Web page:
NORTH CHARLESTON — During the mayoral forum, candidates took shots at the lack of transparency from the city and addressed insufficiencies in the police department in relation to violent crime.
Nine of the 10 candidates participated in the Oct. 9 forum held at Charleston Southern University. The event was part of The Post and Courier’s Palmetto Politics LIVE series sponsored by the AARP of South Carolina. It will be posted online at www.postandcourier.com.
The candidates included Reggie Burgess, former police chief; Russ Coletti, retired military and FedEx operations manager; Stephanie Ganaway-Pasley, retired judge; Rhonda Jameson Jerome, current councilwoman; Curtis Merriweather Jr., businessman; Todd Olds, former city councilman; Teddie Pryor Sr., current county council chair; John Singletary, businessman; and Jesse Williams, Charleston County board of zoning appeals member.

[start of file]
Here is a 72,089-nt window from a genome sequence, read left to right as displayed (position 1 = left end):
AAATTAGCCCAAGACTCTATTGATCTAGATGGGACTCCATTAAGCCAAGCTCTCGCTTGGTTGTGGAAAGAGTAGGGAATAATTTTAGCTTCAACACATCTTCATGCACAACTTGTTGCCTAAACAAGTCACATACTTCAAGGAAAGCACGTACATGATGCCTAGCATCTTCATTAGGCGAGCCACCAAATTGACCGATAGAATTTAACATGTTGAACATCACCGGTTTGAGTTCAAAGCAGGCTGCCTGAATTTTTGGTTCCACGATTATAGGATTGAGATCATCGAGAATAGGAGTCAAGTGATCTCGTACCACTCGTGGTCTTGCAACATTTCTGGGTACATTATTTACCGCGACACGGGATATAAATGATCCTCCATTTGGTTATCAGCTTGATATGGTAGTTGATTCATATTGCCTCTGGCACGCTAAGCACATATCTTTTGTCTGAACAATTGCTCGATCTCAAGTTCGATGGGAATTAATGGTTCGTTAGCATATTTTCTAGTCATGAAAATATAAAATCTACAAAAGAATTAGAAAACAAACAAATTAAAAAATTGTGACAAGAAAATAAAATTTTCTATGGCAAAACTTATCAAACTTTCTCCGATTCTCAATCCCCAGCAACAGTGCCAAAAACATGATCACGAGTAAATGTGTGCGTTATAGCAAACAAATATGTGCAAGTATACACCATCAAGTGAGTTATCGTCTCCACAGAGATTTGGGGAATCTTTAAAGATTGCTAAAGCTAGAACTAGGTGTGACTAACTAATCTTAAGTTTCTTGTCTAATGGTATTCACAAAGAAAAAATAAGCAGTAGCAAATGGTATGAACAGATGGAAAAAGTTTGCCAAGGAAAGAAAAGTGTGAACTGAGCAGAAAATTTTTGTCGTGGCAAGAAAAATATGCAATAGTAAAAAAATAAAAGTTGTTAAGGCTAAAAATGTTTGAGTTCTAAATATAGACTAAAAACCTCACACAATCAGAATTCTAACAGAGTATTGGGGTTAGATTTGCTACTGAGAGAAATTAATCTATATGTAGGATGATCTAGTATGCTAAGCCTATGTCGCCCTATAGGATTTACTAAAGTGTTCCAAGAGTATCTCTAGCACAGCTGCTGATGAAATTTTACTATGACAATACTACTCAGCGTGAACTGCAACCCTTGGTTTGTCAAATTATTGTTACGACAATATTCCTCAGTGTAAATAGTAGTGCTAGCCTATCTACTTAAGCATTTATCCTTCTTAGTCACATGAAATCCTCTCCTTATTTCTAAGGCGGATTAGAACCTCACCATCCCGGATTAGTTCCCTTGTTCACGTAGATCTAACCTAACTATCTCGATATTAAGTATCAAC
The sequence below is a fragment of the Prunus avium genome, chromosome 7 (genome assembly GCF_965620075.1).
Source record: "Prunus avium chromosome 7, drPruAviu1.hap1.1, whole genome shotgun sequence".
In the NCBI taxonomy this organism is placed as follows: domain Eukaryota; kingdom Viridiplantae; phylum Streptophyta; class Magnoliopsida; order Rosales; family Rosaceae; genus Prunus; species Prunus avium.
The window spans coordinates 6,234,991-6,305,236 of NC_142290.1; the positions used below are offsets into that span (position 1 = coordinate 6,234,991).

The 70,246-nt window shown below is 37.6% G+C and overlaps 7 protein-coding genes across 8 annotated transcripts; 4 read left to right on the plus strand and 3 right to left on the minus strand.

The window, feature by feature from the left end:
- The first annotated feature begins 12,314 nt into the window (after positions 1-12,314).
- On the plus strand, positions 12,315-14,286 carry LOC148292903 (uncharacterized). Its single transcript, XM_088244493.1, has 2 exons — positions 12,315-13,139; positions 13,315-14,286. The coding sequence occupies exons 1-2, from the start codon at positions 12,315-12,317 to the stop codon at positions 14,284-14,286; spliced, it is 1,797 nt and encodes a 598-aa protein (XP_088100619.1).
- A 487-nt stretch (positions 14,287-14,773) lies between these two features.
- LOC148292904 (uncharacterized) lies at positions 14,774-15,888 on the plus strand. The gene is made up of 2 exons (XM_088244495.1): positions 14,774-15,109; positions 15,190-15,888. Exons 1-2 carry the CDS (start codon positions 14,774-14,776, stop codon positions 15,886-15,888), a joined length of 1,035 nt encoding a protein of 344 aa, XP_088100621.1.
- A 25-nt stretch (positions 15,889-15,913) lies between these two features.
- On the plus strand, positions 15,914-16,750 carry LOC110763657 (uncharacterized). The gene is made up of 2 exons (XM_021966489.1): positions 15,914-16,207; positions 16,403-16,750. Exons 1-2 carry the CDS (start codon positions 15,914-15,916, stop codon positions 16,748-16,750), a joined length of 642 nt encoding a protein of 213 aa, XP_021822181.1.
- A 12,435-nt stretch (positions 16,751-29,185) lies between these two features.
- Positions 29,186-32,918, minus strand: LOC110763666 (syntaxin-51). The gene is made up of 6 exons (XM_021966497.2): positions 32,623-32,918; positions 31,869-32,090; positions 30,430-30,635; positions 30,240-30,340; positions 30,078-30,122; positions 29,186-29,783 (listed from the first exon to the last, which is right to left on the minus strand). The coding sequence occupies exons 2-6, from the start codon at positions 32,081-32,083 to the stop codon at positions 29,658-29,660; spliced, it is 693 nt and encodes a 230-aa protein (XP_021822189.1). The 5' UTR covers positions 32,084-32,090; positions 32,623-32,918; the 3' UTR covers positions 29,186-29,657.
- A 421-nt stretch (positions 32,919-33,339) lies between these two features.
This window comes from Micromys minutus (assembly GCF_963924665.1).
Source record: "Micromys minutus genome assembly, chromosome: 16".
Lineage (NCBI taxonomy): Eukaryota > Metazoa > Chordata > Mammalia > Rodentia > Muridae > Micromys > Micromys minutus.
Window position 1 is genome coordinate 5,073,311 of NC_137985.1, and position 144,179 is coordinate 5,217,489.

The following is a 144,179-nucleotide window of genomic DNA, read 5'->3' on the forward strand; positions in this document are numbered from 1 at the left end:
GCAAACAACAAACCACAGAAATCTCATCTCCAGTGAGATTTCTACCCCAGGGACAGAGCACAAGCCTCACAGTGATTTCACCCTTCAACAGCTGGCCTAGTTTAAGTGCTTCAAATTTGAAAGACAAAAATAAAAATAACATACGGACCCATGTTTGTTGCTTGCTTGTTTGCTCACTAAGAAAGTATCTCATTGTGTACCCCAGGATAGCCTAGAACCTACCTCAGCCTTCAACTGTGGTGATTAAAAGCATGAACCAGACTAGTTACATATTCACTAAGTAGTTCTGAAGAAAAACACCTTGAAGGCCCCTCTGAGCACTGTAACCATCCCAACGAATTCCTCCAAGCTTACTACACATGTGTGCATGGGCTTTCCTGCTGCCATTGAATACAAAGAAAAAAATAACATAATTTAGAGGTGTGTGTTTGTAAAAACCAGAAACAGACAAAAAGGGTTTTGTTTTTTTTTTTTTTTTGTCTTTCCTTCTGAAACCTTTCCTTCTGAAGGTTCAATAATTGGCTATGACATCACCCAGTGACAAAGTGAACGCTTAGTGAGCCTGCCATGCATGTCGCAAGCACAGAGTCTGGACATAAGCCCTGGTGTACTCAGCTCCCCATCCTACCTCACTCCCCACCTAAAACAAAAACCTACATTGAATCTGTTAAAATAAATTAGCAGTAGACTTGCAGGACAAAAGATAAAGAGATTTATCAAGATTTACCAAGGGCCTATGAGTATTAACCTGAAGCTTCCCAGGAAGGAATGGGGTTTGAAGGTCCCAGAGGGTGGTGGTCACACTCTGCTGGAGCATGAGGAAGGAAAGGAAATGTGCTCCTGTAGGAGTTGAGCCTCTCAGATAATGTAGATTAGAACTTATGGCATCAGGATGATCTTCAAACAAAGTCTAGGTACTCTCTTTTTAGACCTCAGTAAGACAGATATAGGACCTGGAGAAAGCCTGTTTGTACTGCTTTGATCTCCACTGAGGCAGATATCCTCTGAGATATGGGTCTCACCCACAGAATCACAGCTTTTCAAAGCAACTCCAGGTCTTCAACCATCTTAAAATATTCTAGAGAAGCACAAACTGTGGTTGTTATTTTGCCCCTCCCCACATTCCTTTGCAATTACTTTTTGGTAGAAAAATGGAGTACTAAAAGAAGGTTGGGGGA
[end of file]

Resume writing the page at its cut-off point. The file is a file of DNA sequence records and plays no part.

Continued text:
Samuel Whatley I was invited but did not participate in the forum.
Mayor Keith Summey, who has led the city for nearly 30 years, is not running for reelection.
In the crowded race to become the city’s fourth mayor, the candidates discussed gun violence, increasing housing costs, deficiencies in the city and the police department’s relationship with the community. Here are the main takeaways:
Addressing gun violence
Jerome, the only candidate who currently serves on city council, said it’s the mayor’s responsibility to hire a police chief who hasn’t forgotten what it is like to be a police officer. She noted that the true-crime TV show “48 Hours” is coming to North Charleston due to the high crime rate.
Burgess, however, said that is not the reason the show is filming in the city and that he helped facilitate the contract.
Burgess, who worked for the police department for 34 years before retiring as chief earlier this year, said looking at the root cause of violent crime is important, such as economics, education or lack of family structure. He added the department has been under the National Public Safety Partnership initiative with the U.S. Department of Justice since 2020 to address violent crime.